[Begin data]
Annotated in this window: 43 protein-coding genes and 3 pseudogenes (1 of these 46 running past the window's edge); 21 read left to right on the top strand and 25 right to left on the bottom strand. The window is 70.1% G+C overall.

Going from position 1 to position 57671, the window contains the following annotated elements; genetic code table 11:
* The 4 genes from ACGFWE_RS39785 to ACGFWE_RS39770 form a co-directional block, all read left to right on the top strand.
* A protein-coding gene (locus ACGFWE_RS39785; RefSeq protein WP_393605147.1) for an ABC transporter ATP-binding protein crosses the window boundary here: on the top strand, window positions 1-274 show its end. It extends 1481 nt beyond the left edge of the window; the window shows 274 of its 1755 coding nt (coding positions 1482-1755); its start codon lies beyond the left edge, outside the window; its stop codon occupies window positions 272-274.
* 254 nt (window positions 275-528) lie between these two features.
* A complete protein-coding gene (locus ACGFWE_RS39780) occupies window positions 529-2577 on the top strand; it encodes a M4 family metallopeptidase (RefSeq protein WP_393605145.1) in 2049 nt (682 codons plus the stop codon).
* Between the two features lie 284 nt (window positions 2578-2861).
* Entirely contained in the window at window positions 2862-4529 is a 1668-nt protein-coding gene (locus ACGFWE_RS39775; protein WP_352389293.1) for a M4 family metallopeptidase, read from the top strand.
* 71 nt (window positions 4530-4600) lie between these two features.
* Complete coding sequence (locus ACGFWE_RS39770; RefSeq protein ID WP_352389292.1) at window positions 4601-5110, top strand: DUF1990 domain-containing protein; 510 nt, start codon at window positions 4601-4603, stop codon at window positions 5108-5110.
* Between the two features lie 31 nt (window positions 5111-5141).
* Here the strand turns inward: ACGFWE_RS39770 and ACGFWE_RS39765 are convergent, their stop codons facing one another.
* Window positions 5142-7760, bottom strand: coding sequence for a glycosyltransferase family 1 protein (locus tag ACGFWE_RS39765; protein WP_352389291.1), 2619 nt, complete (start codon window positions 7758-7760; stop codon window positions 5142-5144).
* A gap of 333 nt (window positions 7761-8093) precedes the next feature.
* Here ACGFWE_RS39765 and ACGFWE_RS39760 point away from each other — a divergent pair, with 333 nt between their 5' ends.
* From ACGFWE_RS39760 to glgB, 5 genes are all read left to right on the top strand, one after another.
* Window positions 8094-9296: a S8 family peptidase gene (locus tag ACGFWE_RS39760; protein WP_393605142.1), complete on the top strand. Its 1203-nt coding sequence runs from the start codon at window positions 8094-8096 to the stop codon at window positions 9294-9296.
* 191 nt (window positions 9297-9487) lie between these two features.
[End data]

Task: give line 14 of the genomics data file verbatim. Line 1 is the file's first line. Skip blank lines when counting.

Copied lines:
* A gap of 333 nt (window positions 7761-8093) precedes the next feature.